By Huw Jones
LONDON (Reuters) - Regulators in Ireland, Luxembourg and the Netherlands allowed investment funds shifting operations from London to the European Union after Brexit to operate with too few senior staff in their new locations, the EU's securities watchdog said on Thursday.
After Britain voted in 2016 to leave the EU, hundreds of investment funds, trading platforms, banks and insurers raced to open hubs in the EU as they would no longer be able to use London as a base to serve the EU from the end of 2020.
The European Securities and Markets Authority (ESMA) set out guidance to stop national markets regulators in the bloc going soft on rules to attract firms and jobs from London.
ESMA said in a peer review on Thursday of how the guidance was applied that supervisory practices of regulators from Ireland and Dublin - the bloc's two main listing centres for investment funds - and the Netherlands "did not meet supervisory expectations".
The three regulators authorised firms for which the overall number of senior managers and human and technical resources appeared insufficient, ESMA said.
Only one national regulator from the bloc, France, fully met the supervisory expectations when it came to ensuring proper governance of Brexit hubs.
France, Ireland, Luxembourg and the Netherlands also did not meet requirements regarding "delegation", a reference to a longstanding global practice which allows asset managers in one country, Britain in this case, to pick stocks and bonds for funds listed in the EU, as long as they meet minimum conditions.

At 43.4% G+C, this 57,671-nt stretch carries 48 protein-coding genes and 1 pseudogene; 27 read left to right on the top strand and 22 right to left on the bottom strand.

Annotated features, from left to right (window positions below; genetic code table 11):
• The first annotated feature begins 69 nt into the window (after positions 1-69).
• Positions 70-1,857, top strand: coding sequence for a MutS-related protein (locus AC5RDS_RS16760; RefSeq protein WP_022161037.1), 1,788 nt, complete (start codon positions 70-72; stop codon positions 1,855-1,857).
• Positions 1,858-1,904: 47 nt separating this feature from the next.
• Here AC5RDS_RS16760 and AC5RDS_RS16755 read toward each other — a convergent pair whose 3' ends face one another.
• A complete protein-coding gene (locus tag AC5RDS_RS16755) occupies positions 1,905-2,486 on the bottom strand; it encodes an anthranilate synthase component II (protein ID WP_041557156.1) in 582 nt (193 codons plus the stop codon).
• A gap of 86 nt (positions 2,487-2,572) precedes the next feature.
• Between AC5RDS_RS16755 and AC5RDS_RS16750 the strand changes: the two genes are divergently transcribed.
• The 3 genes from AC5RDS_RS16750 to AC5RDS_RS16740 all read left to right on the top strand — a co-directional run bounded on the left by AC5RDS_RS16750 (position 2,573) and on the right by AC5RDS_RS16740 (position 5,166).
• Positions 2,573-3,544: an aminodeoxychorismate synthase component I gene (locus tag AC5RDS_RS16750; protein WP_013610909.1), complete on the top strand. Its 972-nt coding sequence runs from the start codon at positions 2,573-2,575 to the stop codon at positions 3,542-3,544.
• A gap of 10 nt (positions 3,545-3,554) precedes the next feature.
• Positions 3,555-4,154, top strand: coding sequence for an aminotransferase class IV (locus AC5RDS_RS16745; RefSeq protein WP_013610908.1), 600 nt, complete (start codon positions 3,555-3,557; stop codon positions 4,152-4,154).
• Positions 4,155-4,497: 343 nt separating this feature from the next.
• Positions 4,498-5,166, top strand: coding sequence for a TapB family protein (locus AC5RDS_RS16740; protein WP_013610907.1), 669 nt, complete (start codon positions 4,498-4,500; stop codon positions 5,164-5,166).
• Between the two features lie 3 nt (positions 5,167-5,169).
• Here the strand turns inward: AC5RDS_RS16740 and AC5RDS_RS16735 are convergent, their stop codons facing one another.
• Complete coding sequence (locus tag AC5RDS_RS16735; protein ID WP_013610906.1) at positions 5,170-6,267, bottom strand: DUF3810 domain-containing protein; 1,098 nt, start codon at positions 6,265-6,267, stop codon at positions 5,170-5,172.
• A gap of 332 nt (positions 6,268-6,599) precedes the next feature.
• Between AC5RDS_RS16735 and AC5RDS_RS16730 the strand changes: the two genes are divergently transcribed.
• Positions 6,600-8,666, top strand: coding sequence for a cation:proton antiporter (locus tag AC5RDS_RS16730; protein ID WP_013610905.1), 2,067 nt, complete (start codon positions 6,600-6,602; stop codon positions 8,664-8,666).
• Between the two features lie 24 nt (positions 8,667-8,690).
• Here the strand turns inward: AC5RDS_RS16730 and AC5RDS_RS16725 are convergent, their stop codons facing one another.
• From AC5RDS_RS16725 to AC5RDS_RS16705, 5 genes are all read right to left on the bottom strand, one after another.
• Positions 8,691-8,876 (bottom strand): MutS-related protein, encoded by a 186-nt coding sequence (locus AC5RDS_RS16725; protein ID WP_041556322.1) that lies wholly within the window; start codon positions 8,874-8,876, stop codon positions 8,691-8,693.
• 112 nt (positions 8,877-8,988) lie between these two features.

There was also a flurry of new trading venues in the EU, which helped Amsterdam overtake London to become Europe's biggest share trading centre after Brexit.
ESMA said it "regretted" that regulators from France, Ireland and the Netherlands authorised trading venues to relocate and operate with less staff working directly from the EU than outside the EU.
ESMA therefore calls on them to "set in place monitoring strategies regarding relocated trading venues with a view to establish a more balanced repartition between activities performed outside the EU and directly in the EU".
ESMA called on Germany to check "more thoroughly" situations where extensive outsourcing arrangements at new EU hubs "may render an applicant firm a letter-box entity". Germany should set up a formal process to record all conditions for authorising firms.
(Reporting by Huw Jones, Editing by William Maclean)